Regardless of whether you are training for your first marathon (or any other distance for that matter) or your 50th, if you fail to hit the training paces set to you by your training plan, by a coach, or even just ones that match up to a PR or PB you would like to run, you are not alone!
Actually, in most cases it is a good thing, because it means you are building up the miles of training through easy runs and intensity through workouts, that means you are just trying to survive. If you are doing it right, you will make it to the start line ready to run SIGNIFICANTLY faster than you have been in any of your workouts (or hold that pace for a SIGNIFICANTLY longer amount of time).
I might not be preparing for a race myself, although I have to say, this does feel a little weird for me. The first racing season in late spring kinda flew by, I was in this determined space where I had a new goal on my mind (getting my period back), and I knew running would just detract from that. I was happy for anyone else who was running well, and got so excited with all the PR’s run by friends, but myself, well, I was in a new chapter of my life.
Not that I am suddenly out of that chapter…In fact, I am even deeper into the next stage of my life (15 weeks pregnant!), but this time around, as. I jog around my local neighborhood, it feels more real. Seeing all the runners out there with those narrowed eyes, struggling from the heat and the accumulation of miles, but refusing to back down, it WILL be worth it in a few months is inspiring.
I look at them, at you, with admiration and respect, I know how much that hurts…and maybe a little part of me wonders, will I ever go back to that?
I remember these moments all too well.
I can still feel it, feel the emotions going through your body. A constant battle between your mind and your heart, between your confidence and your self-consciousness. Training for a goal race is no easy feat, and it is around 6 weeks to go where your doubts are at an all time high.
All those miles you have already put into the training have caught up to you, tune up races have beaten up your legs to a new level, and they are not able to recover as quick as you would hope. Almost every run feels like you are barely able to put one foot in front of the other, just making it through those runs is all you can manage.
Easy runs can only be so easy, you can follow guides for how to make those easy runs slow enough, you can follow my advice to run using effort only and let your body tell you what speed you should be running for those recovery days, but it’s still hard, especially with the relentless heat and humidity (or cruel winter).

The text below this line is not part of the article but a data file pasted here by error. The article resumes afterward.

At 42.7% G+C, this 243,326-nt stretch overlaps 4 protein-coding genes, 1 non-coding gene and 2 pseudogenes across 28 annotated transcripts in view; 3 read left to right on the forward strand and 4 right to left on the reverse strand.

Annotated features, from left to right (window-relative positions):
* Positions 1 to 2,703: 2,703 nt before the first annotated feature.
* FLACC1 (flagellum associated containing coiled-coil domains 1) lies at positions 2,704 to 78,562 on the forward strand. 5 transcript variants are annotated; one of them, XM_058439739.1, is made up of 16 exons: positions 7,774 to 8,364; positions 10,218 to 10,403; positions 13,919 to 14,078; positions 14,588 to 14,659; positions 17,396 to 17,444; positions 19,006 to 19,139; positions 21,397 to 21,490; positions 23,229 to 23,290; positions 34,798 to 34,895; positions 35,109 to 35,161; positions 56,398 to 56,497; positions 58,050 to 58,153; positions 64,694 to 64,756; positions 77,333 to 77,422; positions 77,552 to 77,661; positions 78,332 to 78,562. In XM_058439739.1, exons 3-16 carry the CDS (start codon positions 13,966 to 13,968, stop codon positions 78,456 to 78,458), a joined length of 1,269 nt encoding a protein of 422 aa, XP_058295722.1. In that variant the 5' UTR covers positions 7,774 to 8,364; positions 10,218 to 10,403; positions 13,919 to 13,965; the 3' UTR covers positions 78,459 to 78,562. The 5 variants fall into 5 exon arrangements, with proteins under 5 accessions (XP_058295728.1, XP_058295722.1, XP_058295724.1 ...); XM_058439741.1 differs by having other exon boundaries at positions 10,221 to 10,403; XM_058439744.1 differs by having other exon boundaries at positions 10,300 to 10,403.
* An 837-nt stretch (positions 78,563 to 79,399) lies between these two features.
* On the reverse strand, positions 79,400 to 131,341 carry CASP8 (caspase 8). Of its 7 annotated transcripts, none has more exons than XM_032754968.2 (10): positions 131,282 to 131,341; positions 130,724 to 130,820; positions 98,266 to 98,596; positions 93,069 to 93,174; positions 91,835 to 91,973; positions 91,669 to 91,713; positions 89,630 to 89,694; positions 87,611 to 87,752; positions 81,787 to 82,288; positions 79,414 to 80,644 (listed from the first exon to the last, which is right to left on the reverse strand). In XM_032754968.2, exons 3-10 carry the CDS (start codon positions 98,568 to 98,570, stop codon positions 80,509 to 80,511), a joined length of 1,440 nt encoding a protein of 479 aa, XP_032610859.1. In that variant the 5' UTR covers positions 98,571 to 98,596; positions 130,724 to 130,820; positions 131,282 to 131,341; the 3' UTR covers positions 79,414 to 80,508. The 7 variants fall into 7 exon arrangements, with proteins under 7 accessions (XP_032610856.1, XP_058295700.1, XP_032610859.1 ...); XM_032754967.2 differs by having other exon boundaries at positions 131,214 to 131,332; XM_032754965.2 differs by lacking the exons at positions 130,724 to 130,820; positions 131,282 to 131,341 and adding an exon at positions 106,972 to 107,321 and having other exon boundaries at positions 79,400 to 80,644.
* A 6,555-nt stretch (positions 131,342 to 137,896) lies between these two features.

An enjoyable easy run? At this point in training, at this time of year, that doesn’t really exist.
Yet we continue to trust, hold out that little beacon of hope that come race day, all of this will be worthwhile, we have dreams and goals, and all this time, energy, heart we are putting into it will be forgotten in that moment of glory.
Because we know, those workouts, the long runs, the hard days, those are what make us able to do it, never mind the easy runs. Sure, those build aerobic endurance, help our bodies get used to running on tired legs, but the workouts and hard runs are what really make us run our best on the day that counts.
So why are those the days that often break our hearts, break our spirits?
You have your goal for race day, hopefully you are starting to think about A, B, C, and stars aligned goals, but what if you are not even getting CLOSE to the pace you hoped you would run? Or worse yet, not even getting close to the pace you have run before?
Surely I am stronger now than I was last time? So why can’t I hit the pace?!?
How am I possibly going to run this pace for 26.2 miles or 13.1 miles if I can’t even hold it for half that!?
Race day is closing in fast, but we start to panic? Is that goal too high? Should I set my sights lower…a lot lower? The idea of heartbreak due to our greediness and over estimation of our ability starts to nourish that seed of doubt.
My friends, no.